I always remove a hardcover’s dust jacket while reading, as I find it just slides around and gets in the way, and I don’t like subjecting it to the dangers of my purse. So one of the first things I noticed about When We Were Romans was the lovely illustration of Rome in place of a traditional cloth binding. It seemed to signal a playfulness I expected to find between the covers as well—where I also expected a written depiction of the look and feel of Rome, albeit through a child’s eyes.
After reading the novel, though, I would be more inclined to say the cover reflects a care for packaging above content. The salient feature of the novel is that it is told in the first-person voice of a nine-year-old boy, Lawrence, complete with grammatical and spelling errors. As I noted on Sunday, the gimmick was more annoying than anything else. I have no problem with telling the story through the filter of childhood, and using a stream-of-consciousness type voice along with the misunderstandings and mistakes common to children, but Lawrence’s spelling seemed to contribute little to that filter and was, instead, highly distracting. Within a single paragraph a woman’s name was spelled “Hilary,” “Hillary,” and “Hilery”—even a nine-year-old shouldn’t be that indecisive, and it almost makes it seem as though Kneale can’t remember exactly which misspelt variants Lawrence was supposed to be using (I doubt this was actually the case, but the conceit failed for this reader). (Sidebar: helpful hint to American readers—Kneale, and thus Lawrence, are non-rhotic speakers of English. This means whenever Lawrence spells something with “er” at the end, it means an “uh” sound, e.g., “Persher” is “Persia.”)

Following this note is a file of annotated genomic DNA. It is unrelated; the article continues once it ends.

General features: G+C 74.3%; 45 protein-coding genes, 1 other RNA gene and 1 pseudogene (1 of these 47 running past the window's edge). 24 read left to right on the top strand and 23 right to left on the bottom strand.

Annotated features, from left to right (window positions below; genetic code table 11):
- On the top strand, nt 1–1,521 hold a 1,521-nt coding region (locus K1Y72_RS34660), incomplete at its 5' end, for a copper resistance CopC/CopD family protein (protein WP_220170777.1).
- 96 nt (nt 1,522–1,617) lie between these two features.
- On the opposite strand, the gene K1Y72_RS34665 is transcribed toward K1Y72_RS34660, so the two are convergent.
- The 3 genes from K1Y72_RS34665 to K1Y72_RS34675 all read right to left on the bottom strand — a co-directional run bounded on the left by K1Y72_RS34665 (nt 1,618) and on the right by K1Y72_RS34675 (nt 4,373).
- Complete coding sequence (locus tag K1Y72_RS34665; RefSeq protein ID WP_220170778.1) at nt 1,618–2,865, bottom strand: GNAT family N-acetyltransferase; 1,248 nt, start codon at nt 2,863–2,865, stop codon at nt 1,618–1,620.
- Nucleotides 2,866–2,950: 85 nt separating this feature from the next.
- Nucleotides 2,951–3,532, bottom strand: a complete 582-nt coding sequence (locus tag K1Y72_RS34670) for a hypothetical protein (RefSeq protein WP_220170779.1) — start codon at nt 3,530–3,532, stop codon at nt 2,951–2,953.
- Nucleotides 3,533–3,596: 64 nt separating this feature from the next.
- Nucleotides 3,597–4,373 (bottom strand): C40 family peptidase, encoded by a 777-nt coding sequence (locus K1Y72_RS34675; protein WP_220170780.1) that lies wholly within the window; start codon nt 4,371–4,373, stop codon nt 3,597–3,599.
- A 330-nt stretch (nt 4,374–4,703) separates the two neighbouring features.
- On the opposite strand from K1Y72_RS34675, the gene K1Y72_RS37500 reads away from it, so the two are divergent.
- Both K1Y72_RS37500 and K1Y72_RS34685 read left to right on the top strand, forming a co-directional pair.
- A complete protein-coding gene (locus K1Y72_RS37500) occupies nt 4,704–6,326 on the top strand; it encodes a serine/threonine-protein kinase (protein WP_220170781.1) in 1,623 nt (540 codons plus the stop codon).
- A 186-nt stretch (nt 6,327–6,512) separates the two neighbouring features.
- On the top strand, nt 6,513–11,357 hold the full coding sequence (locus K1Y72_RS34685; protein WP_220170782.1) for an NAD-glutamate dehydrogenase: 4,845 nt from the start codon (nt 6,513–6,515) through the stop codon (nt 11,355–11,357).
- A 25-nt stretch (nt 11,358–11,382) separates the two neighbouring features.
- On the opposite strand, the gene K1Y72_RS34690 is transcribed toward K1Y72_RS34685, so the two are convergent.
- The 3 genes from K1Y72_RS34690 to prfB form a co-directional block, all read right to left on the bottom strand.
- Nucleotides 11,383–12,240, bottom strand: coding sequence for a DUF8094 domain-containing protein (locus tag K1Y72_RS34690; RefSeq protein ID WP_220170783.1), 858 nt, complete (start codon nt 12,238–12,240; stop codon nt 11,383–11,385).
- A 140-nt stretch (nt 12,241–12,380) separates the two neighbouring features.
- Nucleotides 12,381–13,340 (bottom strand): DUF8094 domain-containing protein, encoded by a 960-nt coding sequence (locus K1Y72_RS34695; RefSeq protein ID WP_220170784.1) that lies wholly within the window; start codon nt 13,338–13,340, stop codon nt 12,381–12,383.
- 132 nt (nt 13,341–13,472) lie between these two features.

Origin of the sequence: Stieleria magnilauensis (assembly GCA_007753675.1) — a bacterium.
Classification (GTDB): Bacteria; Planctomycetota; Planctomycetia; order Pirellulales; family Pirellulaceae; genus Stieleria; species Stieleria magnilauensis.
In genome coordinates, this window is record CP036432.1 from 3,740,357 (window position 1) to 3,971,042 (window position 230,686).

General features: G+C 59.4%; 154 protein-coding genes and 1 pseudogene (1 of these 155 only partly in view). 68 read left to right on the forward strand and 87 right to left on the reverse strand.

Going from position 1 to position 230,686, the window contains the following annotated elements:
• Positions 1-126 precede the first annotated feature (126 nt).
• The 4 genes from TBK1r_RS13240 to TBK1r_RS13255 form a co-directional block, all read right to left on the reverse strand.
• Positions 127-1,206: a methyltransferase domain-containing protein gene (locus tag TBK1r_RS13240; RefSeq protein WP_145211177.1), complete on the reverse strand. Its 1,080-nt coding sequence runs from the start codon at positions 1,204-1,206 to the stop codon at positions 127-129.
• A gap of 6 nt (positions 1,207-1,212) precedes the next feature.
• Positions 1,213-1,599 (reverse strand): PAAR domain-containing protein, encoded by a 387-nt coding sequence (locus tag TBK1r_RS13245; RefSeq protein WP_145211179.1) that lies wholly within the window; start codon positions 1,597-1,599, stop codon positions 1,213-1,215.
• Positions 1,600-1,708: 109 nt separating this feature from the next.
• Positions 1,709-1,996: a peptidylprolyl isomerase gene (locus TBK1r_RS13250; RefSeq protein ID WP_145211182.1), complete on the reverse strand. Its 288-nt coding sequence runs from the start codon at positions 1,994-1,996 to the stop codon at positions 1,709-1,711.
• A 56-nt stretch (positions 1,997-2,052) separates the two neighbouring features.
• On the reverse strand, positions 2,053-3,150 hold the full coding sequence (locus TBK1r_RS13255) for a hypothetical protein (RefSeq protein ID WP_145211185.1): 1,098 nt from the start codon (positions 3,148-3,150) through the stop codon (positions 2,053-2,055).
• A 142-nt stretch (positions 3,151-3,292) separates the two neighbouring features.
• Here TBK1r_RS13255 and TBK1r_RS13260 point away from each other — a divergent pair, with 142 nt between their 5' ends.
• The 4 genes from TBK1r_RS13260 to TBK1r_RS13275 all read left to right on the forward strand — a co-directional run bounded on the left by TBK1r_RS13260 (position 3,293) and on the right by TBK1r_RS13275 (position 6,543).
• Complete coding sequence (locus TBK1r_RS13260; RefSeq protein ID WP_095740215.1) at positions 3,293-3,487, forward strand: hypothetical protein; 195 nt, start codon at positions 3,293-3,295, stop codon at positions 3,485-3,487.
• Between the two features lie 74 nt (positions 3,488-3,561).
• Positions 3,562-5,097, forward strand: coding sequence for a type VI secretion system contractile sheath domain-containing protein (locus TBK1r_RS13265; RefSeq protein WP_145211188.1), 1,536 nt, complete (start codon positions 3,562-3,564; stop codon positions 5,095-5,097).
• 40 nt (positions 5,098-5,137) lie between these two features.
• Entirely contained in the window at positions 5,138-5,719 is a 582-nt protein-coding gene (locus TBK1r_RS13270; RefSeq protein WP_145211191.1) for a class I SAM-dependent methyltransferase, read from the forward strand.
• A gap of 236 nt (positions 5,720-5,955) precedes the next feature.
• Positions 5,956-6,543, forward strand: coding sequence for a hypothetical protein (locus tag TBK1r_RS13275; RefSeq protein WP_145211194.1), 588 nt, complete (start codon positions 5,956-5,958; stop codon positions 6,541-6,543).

To make matters worse, Lawrence is not a charming, fun, or particularly bright child. His
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